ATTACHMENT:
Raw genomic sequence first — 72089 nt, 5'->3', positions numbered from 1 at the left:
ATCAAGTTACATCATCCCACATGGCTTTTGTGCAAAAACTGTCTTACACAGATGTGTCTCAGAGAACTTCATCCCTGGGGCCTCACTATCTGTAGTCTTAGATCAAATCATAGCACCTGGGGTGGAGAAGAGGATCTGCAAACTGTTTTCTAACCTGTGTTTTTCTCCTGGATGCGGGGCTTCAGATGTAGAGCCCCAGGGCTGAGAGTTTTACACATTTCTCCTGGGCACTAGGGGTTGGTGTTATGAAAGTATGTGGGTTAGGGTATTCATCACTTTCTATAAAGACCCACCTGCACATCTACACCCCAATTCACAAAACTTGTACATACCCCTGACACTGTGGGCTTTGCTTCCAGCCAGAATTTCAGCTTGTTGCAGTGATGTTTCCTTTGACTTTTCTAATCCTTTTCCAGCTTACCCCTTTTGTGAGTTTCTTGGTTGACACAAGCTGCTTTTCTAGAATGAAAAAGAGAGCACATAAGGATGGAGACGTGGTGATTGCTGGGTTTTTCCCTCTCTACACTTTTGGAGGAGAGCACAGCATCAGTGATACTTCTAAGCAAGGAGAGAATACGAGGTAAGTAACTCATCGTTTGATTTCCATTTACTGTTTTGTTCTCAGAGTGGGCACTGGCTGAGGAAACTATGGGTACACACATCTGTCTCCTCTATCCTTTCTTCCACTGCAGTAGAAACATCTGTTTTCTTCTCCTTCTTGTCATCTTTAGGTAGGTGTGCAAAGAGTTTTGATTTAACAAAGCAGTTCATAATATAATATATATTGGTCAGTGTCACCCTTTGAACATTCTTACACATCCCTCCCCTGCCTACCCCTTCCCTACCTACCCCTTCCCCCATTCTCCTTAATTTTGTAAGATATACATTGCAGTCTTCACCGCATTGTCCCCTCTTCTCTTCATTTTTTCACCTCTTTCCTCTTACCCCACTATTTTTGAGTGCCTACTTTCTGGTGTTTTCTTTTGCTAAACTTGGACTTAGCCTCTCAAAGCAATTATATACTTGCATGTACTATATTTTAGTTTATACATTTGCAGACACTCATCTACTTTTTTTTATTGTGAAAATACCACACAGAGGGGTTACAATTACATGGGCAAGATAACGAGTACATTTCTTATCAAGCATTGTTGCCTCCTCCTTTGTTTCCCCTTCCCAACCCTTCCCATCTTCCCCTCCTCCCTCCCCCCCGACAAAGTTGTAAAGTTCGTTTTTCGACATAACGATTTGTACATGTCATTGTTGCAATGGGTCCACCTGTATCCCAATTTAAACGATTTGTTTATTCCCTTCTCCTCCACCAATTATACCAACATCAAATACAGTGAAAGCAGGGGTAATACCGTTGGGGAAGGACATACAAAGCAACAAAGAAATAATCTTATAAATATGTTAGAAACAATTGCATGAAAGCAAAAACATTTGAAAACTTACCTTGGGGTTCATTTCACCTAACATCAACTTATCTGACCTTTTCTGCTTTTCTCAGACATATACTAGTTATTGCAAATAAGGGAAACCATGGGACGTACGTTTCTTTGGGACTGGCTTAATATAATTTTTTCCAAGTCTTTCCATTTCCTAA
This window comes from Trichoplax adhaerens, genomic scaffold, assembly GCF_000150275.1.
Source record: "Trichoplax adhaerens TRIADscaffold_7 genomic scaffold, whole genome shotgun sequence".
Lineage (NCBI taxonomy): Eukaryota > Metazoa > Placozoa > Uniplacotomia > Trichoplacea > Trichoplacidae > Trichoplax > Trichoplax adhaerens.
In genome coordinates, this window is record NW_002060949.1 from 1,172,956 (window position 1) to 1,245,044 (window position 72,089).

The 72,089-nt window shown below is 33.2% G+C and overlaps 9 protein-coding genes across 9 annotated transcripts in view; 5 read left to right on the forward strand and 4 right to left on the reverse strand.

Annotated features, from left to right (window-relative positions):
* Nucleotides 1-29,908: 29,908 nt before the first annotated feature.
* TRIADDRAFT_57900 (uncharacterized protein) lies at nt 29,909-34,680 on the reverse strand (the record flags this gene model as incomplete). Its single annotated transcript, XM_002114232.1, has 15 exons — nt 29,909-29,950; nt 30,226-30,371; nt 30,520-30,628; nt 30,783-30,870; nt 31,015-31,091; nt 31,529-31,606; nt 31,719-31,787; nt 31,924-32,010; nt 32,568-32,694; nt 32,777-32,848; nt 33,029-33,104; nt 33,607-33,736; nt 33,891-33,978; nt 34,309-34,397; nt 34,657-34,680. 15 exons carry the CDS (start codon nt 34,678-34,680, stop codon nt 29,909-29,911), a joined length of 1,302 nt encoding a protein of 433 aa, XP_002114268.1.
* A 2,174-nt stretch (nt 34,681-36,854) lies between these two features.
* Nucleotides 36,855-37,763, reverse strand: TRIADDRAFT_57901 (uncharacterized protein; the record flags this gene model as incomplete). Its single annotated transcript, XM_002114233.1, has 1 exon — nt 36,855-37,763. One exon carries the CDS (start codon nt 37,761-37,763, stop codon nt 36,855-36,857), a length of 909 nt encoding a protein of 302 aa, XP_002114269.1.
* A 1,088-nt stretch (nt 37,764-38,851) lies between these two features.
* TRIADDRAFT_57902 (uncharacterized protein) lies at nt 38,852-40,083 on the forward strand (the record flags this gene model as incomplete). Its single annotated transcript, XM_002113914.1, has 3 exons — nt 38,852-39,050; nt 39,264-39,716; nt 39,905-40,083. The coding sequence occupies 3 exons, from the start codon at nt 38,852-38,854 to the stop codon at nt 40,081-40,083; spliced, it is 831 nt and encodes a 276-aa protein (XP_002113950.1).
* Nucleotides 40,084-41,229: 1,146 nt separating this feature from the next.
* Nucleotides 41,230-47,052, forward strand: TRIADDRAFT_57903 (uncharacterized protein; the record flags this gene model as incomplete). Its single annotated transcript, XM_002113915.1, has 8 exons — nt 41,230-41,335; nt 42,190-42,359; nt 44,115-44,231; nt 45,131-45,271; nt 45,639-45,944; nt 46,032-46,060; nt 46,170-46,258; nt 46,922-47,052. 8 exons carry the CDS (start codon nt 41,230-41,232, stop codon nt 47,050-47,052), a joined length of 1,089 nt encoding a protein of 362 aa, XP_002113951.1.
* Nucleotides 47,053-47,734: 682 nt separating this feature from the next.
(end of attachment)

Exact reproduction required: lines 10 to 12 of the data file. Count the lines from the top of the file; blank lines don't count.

* TRIADDRAFT_57900 (uncharacterized protein) lies at nt 29,909-34,680 on the reverse strand (the record flags this gene model as incomplete). Its single annotated transcript, XM_002114232.1, has 15 exons — nt 29,909-29,950; nt 30,226-30,371; nt 30,520-30,628; nt 30,783-30,870; nt 31,015-31,091; nt 31,529-31,606; nt 31,719-31,787; nt 31,924-32,010; nt 32,568-32,694; nt 32,777-32,848; nt 33,029-33,104; nt 33,607-33,736; nt 33,891-33,978; nt 34,309-34,397; nt 34,657-34,680. 15 exons carry the CDS (start codon nt 34,678-34,680, stop codon nt 29,909-29,911), a joined length of 1,302 nt encoding a protein of 433 aa, XP_002114268.1.
* A 2,174-nt stretch (nt 34,681-36,854) lies between these two features.
* Nucleotides 36,855-37,763, reverse strand: TRIADDRAFT_57901 (uncharacterized protein; the record flags this gene model as incomplete). Its single annotated transcript, XM_002114233.1, has 1 exon — nt 36,855-37,763. One exon carries the CDS (start codon nt 37,761-37,763, stop codon nt 36,855-36,857), a length of 909 nt encoding a protein of 302 aa, XP_002114269.1.